Group honors the fallen by helping their children

A summer camp mixes the outdoors and life lessons for the children of Special Operations forces.

St. Petersburg, FL – It’s not your typical summer camp where you think of little kids canoeing and doing arts and crafts.  Special Operations Forces Warrior Outdoor Leadership for the future or SOFWOLF is for young adults.  They learn life skills while having fun.

It’s a camp these students would rather not qualify for because to go that means they’ve lost a parent who was a member of our elite Special Operations Forces.

Tommy Miller and Darian Thammarath are two of those students. 

Major Kenneth Robert Miller, Jr. died in 2003.  Tommy was 11 years old.

Sgt. Anibal Santiago was killed during a high-altitude climb in Afghanistan in 2010.  Darian had just turned 12.

“It’s not something you ever get used to.  It’s something you learn to cope with.  Somebody who was in my life since I was at least two and was there for me for everything will no longer be there for my milestones.  That’s when it gets the hardest,” Darian said about the death of her stepfather.

Tommy and Darian have a friendship rooted in the loss of their fathers.  They met one summer at SOFWOLF.  They say both of their fathers, like other who serve in the SOF community, taught them to love the outdoors.

 

“We would go hiking, go camping, all of the time,” said Darian.

 

“He was a thrill-seeker, an adventurer.  He took my brother and I on a lot of trips to like the Galapagos islands, we went to the Amazon jungle several times.  We went kayaking with him, rafting and so when he died there was kind of like that void of that that role.  You know someone to take us out on those fun trips while at the same time teaching us different skills we would need,” said Tommy.

 

SOFWOLF has filled some of that void.

 

Mike Vaughn and his wife, Sara Moola, are co-founders of WOLF.  Sara recognized a gap between children of fallen SOF getting a college education and landing a job.

 

“For me it was always personal,” said Mike. 

 

A veteran of the SOF community, Mike wanted to help these students have an edge on the competition.

 

“It’s really designed to prepare them for what they're going to face. We do career mentoring, resume development.  We do everything that's the structure of how you move and transition from higher education into finding and achieving a career,” he said.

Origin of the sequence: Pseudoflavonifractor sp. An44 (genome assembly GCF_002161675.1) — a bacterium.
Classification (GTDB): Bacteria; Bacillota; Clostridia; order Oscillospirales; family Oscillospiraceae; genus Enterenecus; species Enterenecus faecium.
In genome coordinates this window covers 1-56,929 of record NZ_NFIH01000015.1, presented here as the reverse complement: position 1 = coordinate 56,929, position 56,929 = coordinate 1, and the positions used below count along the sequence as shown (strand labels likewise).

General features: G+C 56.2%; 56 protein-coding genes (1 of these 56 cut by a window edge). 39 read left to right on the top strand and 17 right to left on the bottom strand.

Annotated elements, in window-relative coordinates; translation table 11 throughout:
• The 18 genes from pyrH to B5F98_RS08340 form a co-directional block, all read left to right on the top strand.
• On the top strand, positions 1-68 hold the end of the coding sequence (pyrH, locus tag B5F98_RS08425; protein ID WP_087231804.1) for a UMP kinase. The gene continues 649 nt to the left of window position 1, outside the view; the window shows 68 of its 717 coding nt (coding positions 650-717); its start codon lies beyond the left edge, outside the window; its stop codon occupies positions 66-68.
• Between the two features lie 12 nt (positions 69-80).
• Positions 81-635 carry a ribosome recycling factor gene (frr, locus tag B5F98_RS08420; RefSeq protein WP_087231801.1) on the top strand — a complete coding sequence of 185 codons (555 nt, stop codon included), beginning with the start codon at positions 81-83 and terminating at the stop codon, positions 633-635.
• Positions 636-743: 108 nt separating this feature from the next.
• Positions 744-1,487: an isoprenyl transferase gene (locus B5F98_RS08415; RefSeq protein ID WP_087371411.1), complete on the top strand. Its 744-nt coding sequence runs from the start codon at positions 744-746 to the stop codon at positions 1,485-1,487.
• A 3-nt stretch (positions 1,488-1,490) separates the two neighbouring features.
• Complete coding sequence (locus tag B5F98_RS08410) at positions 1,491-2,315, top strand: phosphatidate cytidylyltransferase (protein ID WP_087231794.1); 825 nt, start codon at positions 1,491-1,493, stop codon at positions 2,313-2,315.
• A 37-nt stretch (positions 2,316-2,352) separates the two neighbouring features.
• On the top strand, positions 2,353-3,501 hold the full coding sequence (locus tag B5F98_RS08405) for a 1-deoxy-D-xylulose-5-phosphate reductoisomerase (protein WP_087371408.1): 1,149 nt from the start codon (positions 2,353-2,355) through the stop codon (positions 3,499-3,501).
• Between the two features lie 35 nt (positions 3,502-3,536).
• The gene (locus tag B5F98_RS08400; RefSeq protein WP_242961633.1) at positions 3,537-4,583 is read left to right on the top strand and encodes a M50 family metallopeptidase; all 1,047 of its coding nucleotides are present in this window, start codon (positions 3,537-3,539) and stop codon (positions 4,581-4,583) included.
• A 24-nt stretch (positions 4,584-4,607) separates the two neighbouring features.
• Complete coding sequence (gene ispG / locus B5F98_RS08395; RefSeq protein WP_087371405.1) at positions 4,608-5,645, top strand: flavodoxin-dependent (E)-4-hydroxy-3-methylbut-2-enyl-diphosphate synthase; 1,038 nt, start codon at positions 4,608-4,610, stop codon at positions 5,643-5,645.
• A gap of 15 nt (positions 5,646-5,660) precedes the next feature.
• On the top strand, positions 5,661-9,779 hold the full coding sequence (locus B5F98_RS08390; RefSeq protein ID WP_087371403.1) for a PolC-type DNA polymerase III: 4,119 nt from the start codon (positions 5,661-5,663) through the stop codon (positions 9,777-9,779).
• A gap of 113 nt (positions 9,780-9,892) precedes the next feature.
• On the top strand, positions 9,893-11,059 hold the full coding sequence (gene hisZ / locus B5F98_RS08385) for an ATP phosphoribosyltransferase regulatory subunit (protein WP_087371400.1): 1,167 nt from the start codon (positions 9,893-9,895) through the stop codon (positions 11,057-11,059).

Every summer, WOLF grants scholarships to 15 kids, primarily in college.  They fly out to Park City, Utah and spend 6 days working on leadership development and team building.  WOLF combines outdoor activities like archery, hiking and ropes courses with real-life lessons.

 

Each student is paired with a mentor.  Mentors are SOF veterans, CEOs and even Olympians.

 

“There's obviously a fun side, but there's also a very educational side that helps us a lot.  So last year we learned about 401(k)s and nobody my age is thinking about 401(k)s or how to plan for the future,” Darian explained.

 

Darian says her summer experiences in Utah with WOLF helped her get into the University of Tampa.  She had help streamlining her application and learned important interviewing skills.

 

Tommy’s first experience with WOLF helped him get his first job.  He’s now the director and coordinator of SOFWOLF.

 

“The ultimate goal for WOLF is to be a leadership program for the children of fallen SOF run by the children of fallen SOF,” he said.

 

Mike says WOLF and other non-profit organizations are critical.

 

“I mean the government can’t handle it and won’t frankly.  It takes all of us to really to what we can what we need to do and recognize the sacrifice that was made,” he said.

 

WOLF does get some help from partner agencies, but it’s primarily funded by the Vaughns.  Their St. Petersburg business, Visual Awareness Technologies and Consulting, does a lot of work within the SOF community and they want to give back to that community. 

 

They want others to know about WOLF and even if you aren’t connected to SOF, you can still help the children of our fallen military.

 

“It's all about taking that legacy that their parents have left behind and then preparing those students to create their own legacy down the road,” said Tommy.

 

For more about how you can support the mission of SOFWOLF: http://www.sofwolf.org/support/

© 2017 WTSP-TV


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